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Paul in Indiana
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Discussion Starter · #1 ·
Does anyone know why the price of numismatic/collector gold is so high. St Gaudens ms62's at almost $1200 while spot is $765???? 35% premium????What gives?

Makes me wonder what the cause might be. I'm not trying to be alarmist here but if there was a higher risk or insider knowledge of another confiscation of bullion, numismatics would go through the roof. Am I thinking straight here?

Does anyone know if this is in other markets as well or is it just in the US?
 

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I am no expert, but I know dealers are having a hard time filling orders for gold. Waits of weeks for delivery are common.
 

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Unlike bullion coins that are valued solely on the basis of their gold weight, the value of a numismatic gold coin is determined by several factors: its rarity, the number of coins originally minted, and the age and condition of the coin. Numismatic coins are bought and sold within the coin collecting community with little regard for today's gold price. Numismatic coins are cherished for their beauty, historical significance, and their potential investment value. Hence, numismatic coins sell at a significant premium over their intrinsic gold content.
must be to many people hoarding rare coins.
 

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The gold "paper" market (futures) is selling gold "short". That is they sell gold that they do not have for delivery at a future date. They then need to sell the paper or buy gold. The problem is that they have NO gold right now.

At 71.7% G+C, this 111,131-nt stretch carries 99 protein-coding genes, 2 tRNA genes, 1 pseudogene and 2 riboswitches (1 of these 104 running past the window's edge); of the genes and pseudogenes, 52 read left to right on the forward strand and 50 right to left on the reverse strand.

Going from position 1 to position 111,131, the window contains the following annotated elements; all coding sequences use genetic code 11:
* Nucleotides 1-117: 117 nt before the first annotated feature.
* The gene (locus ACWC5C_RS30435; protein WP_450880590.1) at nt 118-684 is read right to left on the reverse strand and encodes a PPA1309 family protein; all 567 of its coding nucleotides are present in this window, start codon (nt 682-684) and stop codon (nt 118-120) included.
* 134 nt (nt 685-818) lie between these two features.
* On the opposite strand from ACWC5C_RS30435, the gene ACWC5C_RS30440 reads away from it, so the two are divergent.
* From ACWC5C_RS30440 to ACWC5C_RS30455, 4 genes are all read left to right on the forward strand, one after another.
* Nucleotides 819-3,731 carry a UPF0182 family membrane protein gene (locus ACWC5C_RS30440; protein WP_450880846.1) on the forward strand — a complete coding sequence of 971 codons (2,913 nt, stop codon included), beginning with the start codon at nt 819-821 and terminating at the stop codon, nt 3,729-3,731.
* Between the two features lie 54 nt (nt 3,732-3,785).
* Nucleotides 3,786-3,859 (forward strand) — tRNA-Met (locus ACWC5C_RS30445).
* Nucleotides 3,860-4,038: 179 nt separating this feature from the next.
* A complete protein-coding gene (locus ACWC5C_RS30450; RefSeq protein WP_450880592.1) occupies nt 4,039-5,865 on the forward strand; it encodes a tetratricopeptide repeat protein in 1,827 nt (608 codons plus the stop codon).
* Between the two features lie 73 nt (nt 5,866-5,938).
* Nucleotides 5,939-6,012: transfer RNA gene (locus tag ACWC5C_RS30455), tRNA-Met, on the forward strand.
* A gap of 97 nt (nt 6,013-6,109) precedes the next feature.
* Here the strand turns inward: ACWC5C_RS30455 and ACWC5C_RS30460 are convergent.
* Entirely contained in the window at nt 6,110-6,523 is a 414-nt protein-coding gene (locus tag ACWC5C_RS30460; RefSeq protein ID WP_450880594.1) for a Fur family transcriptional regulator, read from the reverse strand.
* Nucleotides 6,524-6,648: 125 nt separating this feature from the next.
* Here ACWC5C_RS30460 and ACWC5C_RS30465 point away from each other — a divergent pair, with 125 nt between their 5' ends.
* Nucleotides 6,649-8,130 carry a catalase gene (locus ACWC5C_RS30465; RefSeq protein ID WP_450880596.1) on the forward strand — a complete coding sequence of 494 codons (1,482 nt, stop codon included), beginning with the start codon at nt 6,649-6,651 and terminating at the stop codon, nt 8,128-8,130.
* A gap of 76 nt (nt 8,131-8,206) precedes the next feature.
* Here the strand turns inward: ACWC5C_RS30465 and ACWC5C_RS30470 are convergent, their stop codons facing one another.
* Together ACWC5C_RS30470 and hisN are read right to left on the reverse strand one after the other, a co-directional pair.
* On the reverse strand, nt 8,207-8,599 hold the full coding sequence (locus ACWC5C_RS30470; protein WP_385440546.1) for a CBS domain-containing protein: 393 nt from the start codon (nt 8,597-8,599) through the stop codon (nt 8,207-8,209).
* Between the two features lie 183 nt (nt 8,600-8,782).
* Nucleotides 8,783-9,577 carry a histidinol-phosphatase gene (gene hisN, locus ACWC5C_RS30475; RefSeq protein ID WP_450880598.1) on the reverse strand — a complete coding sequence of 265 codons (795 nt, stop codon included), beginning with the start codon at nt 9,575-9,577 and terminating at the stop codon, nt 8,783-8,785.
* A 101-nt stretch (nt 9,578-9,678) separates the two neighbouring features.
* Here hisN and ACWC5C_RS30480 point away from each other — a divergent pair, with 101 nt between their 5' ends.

Big banks show gold in their inventory, and sometimes have "leased" the gold out to others, and most likely will never get it back. Banks show gold on their balance sheets and they do NOT have the gold. Push comes to shove they either need to buy gold in the marketplace where there is a shortage or they need a BAILOUT.

Long story short there is more gold sold in the marketplace than there is gold. Thus the high prices (the real prices) on gold that you can hold in your hand.:nono:
 

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There are multiple reasons for a coin to have value. Most here look at the raw gold value, especially if considering a SHTF scenario, but one should remember that not all precious metal investments are created equal.

The American Eagle coins are a good example - they're bullion in convenient increments (from 1/10th to 1 oz) with purity guaranteed from a trusted source. They're fairly liquid, can be held without significant trouble, and aren't going to need special testing or verification of their content in order to sell. As such, these go for a premium, but aside from the proof coins their grade isn't much of an issue given that they aren't circulating coins.

Your example - an MS62 St Gaudens is an "Uncirculated" gold coin - has similar benefits in terms of trusted composition, but has the additional attraction of being rare - they aren't making more, and there are a limited number in that high grade. Basically, historical gold coins give a double hedge - they have a raw gold value that's always going to be there, but also a collectors value that allows for potential profit independent of the gold value. But because of this you're going to pay a premium to get in.
 

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But - in a crisis SHTF scenario where you are using the Gold as a trade object, I am not going to sell you wheat based on the numismatic value of your gold coin. To me in that scenario, and even in a normal scenario, an ounce of gold is an ounce of gold. IN SHTF, the allure of numismatic value disappears.